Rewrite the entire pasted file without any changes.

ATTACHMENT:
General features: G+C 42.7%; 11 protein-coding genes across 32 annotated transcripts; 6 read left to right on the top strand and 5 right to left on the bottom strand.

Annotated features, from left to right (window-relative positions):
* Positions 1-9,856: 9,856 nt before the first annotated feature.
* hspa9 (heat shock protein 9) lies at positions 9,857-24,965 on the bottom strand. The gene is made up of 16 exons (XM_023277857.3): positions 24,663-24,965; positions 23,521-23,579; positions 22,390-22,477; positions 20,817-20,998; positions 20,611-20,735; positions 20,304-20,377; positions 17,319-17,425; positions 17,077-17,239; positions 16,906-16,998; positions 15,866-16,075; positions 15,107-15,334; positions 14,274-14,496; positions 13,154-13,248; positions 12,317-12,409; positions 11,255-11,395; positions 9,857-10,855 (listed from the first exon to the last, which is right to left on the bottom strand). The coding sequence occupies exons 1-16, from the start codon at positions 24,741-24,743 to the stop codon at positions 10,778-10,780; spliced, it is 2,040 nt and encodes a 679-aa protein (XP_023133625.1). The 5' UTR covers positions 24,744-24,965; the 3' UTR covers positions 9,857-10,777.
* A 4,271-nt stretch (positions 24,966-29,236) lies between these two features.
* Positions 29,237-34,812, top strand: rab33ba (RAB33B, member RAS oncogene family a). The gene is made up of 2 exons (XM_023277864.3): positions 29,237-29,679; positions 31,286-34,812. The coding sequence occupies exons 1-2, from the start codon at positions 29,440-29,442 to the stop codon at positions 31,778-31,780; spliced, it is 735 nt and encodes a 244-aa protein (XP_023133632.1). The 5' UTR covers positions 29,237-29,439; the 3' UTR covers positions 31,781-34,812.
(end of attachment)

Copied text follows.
General features: G+C 42.7%; 11 protein-coding genes across 32 annotated transcripts; 6 read left to right on the top strand and 5 right to left on the bottom strand.

Annotated features, from left to right (window-relative positions):
* Positions 1-9,856: 9,856 nt before the first annotated feature.
* hspa9 (heat shock protein 9) lies at positions 9,857-24,965 on the bottom strand. The gene is made up of 16 exons (XM_023277857.3): positions 24,663-24,965; positions 23,521-23,579; positions 22,390-22,477; positions 20,817-20,998; positions 20,611-20,735; positions 20,304-20,377; positions 17,319-17,425; positions 17,077-17,239; positions 16,906-16,998; positions 15,866-16,075; positions 15,107-15,334; positions 14,274-14,496; positions 13,154-13,248; positions 12,317-12,409; positions 11,255-11,395; positions 9,857-10,855 (listed from the first exon to the last, which is right to left on the bottom strand). The coding sequence occupies exons 1-16, from the start codon at positions 24,741-24,743 to the stop codon at positions 10,778-10,780; spliced, it is 2,040 nt and encodes a 679-aa protein (XP_023133625.1). The 5' UTR covers positions 24,744-24,965; the 3' UTR covers positions 9,857-10,777.
* A 4,271-nt stretch (positions 24,966-29,236) lies between these two features.
* Positions 29,237-34,812, top strand: rab33ba (RAB33B, member RAS oncogene family a). The gene is made up of 2 exons (XM_023277864.3): positions 29,237-29,679; positions 31,286-34,812. The coding sequence occupies exons 1-2, from the start codon at positions 29,440-29,442 to the stop codon at positions 31,778-31,780; spliced, it is 735 nt and encodes a 244-aa protein (XP_023133632.1). The 5' UTR covers positions 29,237-29,439; the 3' UTR covers positions 31,781-34,812.